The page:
After a £14 million funding round, fintech outfit Modulr is using Dublin as a European launchpad

The company wants to bring ‘fast payments’ to Europe from Dublin.

By Zuzia Whelan Reporter, Fora

BRITISH FINTECH COMPANY Modulr Finance is using Dublin as a springboard into Europe, following a £14 million scale-up investment lead by Frog Capital. 

Set up in 2015, Modulr provides an alternative to traditional bank accounts for business payments.

It has developed an API (application programming interface) payments platform for businesses to automate and manage payroll accounts in real-time, as well as other financial services. The company provides services to Revolut and Sage.

Based in London, with a new office in Edinburgh, the company opened in Dublin in February at St John Rogerson’s Quay. The branch is headed by John Irwin, the general manager at Modulr, and is recruiting for five positions in the next year. 

“Europe is clearly a target for the company. We’re recruiting, seeking a licence and starting to build up the business here,” Irwin said.

As an Electronic Money Institution (EMI), Modulr has to apply to the European Central Bank for an EMI licence.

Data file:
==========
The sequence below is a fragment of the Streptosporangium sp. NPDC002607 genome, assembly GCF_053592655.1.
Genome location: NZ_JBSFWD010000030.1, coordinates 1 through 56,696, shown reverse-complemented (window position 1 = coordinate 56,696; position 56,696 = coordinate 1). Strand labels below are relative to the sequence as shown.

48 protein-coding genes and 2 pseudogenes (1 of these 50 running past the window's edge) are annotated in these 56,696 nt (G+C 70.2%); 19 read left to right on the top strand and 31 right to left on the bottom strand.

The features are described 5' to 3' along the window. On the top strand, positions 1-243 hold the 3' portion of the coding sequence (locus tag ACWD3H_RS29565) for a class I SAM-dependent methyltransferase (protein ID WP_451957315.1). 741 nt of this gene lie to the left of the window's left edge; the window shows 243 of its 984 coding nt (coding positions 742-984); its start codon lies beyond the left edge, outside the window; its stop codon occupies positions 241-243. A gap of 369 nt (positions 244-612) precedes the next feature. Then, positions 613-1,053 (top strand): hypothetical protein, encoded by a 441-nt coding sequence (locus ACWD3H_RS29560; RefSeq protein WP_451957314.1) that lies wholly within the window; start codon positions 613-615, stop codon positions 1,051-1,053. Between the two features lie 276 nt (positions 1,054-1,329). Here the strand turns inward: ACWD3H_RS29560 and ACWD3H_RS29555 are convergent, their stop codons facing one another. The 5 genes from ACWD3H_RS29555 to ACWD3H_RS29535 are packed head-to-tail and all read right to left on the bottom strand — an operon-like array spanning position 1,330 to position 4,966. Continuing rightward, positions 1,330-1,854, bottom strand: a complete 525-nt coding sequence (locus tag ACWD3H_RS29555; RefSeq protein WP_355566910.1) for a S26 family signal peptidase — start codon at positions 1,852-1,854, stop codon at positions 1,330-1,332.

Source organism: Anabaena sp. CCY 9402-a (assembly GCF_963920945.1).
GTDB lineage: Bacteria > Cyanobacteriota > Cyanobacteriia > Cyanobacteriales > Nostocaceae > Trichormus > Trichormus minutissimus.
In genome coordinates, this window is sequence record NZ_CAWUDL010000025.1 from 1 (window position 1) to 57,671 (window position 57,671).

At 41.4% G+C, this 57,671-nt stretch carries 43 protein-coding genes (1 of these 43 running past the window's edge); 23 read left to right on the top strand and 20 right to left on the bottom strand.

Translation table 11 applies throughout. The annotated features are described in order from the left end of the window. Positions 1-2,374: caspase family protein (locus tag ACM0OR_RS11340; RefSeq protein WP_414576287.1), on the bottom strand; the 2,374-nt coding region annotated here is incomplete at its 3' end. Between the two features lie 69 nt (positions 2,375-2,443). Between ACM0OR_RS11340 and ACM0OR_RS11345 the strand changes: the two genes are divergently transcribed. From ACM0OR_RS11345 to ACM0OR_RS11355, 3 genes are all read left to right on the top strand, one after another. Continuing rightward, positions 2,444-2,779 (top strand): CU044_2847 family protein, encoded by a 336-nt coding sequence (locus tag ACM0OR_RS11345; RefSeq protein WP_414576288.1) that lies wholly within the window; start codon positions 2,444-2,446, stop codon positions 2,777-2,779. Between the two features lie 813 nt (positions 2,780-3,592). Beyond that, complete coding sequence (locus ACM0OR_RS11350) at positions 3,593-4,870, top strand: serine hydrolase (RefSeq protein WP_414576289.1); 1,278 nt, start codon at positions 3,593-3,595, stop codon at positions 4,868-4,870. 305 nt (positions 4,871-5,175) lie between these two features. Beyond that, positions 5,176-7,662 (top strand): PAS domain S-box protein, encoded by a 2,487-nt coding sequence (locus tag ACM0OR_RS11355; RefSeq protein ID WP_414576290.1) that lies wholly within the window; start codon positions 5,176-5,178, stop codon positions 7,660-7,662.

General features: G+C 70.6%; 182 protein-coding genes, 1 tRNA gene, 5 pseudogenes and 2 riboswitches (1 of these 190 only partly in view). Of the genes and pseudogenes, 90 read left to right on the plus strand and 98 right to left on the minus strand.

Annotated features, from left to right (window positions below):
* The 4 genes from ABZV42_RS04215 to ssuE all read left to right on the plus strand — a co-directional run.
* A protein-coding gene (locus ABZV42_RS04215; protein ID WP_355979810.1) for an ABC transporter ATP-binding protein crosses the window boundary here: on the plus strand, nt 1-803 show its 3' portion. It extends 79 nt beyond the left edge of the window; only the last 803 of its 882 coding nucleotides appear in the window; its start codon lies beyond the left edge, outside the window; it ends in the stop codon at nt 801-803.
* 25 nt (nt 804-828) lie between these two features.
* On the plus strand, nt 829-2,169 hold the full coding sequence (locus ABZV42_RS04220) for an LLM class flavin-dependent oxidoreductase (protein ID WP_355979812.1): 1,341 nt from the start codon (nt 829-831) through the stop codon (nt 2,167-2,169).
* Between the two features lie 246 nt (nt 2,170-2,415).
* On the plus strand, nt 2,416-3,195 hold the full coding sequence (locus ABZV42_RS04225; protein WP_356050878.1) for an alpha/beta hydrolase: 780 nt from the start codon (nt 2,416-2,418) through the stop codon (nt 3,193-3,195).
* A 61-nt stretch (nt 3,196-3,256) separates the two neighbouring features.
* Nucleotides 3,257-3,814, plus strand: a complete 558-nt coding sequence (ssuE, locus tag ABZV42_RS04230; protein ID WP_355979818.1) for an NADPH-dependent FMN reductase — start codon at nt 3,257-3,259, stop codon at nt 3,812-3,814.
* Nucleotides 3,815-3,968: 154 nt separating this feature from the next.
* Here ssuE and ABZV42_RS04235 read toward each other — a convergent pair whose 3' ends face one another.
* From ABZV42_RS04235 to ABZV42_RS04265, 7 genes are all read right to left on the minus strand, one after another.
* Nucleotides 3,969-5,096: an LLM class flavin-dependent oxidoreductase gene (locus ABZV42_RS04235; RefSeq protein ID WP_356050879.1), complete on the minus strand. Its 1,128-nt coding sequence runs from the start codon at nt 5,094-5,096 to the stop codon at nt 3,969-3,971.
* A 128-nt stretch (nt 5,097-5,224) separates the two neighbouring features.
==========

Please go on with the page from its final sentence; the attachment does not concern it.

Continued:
“Initially we’ll have head of compliance, head of operations, finance person, marketing and sales people,” Irwin said, adding that recruitment will continue as the company expands in Europe. 

“From a regulatory point of view, within Europe once you have a European licence you can do your business anywhere in Europe. Dublin is a great place from a language point of view, from a resources point of view, so it’s a good place to launch out from,” he added. 

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Source: Shutterstock/lovelyday12

‘Fast payments’

Fast payments have been around in the UK for about seven years, Irwin said. In traditional payroll systems, bank transfers can take up to three days to process, while Modulr’s service provides instant payment. 

“In the rest of Europe, instant payments only launched last November. We want to provide same capability in Europe as we do in the UK,” he said.  

According to Irwin, Modulr plans to “mirror” what is on offer in the UK. 

“As the business grows, it’s likely that we’ll have to look at it at each stage along the way in terms of the investment we need and in terms of building more capability here in Ireland, for example,” he added. 

Edwin Abl, Modulr’s chief marketing officer, said that “at the moment we’re not clear on the exact countries”, and when the next European outposts will be rolled out. 

The Dublin office will be “more on the operational side of things”, he added, with the primary reason for choosing Dublin being the “talent perspective”.

The £14 million funding round is on top of existing finding from Blenheim Chalcot, bringing the total funds raised to £24.5 million. The company employs more than 100 staff.

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